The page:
James-Webb opens with the style of his study of the Trappist-1 system

James-Webb opens with the style of his study of the Trappist-1 system

NASA’s Ultra-Powerful Space Telescope, the first great thing to be credited to James Webb, began its observations last July. Thanks to one of his instruments, the Mirim imager designed on this side of the Atlantic, in France, by the CEA, James-Webb was able for the first time to detect the light emitted by an exoplanet. A rock similar in size to Earth’s As described in a NASA press release . The exoplanet in question is called Trappist-1b; It is part of a rich system of seven terrestrial planets orbiting the star Trappist-1, a small red dwarf (its radius and mass are about 11.5% and 8% that of the Sun, respectively) located 40 light-years from Earth, near the constellation. Aquarius.

Like Earth, Trappist-1b, being heated by its star, emits very weak infrared radiation into space. It was this almost imperceptible radiation that made Merry, James Webb’s only mid-infrared camera, sensitive. More precisely, the teams responsible for these observations—including, in France, researcher Elsa Ducrot of the CEA—used a technique called “photometry of secondary eclipses.” When a planet passes behind its star and thus obscures it (the secondary eclipse), the infrared radiation disappears, slightly reducing the total amount of light emitted by the system (the star and planets). The amount of light for the studied planet, extrapolated by subtraction, is very informative.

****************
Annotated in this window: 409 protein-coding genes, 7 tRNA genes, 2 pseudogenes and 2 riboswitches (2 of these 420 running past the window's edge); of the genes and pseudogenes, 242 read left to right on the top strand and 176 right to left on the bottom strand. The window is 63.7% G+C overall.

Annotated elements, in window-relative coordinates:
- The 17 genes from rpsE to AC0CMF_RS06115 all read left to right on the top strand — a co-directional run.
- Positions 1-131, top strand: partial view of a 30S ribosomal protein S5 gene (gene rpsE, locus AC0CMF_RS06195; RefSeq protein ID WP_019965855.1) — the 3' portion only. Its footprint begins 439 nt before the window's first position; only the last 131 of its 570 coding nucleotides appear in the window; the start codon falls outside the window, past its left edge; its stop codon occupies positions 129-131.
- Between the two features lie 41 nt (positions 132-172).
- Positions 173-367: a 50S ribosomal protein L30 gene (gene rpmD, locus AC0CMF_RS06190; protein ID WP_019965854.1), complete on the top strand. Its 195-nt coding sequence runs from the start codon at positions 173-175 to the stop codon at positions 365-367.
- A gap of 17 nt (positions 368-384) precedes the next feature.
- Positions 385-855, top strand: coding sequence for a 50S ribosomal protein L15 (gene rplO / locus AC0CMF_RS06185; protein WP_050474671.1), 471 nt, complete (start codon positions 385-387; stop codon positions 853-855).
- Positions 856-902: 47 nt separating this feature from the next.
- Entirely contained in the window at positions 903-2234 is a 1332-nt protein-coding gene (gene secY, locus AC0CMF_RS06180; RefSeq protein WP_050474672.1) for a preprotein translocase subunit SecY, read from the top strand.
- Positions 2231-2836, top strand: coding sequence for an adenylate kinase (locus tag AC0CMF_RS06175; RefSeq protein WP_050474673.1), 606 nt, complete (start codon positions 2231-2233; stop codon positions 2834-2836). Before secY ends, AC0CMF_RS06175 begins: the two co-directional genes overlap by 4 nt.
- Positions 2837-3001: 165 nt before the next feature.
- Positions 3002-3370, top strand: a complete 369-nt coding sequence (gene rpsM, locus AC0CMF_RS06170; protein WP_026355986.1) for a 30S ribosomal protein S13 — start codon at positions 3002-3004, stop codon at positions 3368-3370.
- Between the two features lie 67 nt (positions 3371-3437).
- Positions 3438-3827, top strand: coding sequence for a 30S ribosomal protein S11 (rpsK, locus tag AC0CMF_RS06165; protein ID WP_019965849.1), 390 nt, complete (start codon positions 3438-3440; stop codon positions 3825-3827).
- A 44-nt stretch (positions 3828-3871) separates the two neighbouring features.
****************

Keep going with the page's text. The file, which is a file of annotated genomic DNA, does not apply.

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About the Author: Octávio Florencio

"Evangelista zumbi. Pensador. Criador ávido. Fanático pela internet premiado. Fanático incurável pela web."

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